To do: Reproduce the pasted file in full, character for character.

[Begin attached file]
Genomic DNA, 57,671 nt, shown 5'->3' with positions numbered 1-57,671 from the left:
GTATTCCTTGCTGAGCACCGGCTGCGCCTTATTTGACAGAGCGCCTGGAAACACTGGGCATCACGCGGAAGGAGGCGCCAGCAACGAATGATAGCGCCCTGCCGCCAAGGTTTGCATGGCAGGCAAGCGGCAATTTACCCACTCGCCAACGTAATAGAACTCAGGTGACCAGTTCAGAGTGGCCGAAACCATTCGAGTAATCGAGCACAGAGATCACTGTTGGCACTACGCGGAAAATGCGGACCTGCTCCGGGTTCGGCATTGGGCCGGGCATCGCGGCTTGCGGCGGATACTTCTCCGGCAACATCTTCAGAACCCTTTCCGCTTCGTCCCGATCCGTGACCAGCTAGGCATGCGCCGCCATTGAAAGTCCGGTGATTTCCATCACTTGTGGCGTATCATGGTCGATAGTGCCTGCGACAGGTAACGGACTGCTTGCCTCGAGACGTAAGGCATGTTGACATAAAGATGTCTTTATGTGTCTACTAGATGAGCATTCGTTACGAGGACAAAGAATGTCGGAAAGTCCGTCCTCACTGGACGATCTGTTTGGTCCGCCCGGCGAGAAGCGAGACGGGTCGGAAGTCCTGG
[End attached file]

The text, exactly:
Genomic DNA, 57,671 nt, shown 5'->3' with positions numbered 1-57,671 from the left:
GTATTCCTTGCTGAGCACCGGCTGCGCCTTATTTGACAGAGCGCCTGGAAACACTGGGCATCACGCGGAAGGAGGCGCCAGCAACGAATGATAGCGCCCTGCCGCCAAGGTTTGCATGGCAGGCAAGCGGCAATTTACCCACTCGCCAACGTAATAGAACTCAGGTGACCAGTTCAGAGTGGCCGAAACCATTCGAGTAATCGAGCACAGAGATCACTGTTGGCACTACGCGGAAAATGCGGACCTGCTCCGGGTTCGGCATTGGGCCGGGCATCGCGGCTTGCGGCGGATACTTCTCCGGCAACATCTTCAGAACCCTTTCCGCTTCGTCCCGATCCGTGACCAGCTAGGCATGCGCCGCCATTGAAAGTCCGGTGATTTCCATCACTTGTGGCGTATCATGGTCGATAGTGCCTGCGACAGGTAACGGACTGCTTGCCTCGAGACGTAAGGCATGTTGACATAAAGATGTCTTTATGTGTCTACTAGATGAGCATTCGTTACGAGGACAAAGAATGTCGGAAAGTCCGTCCTCACTGGACGATCTGTTTGGTCCGCCCGGCGAGAAGCGAGACGGGTCGGAAGTCCTGG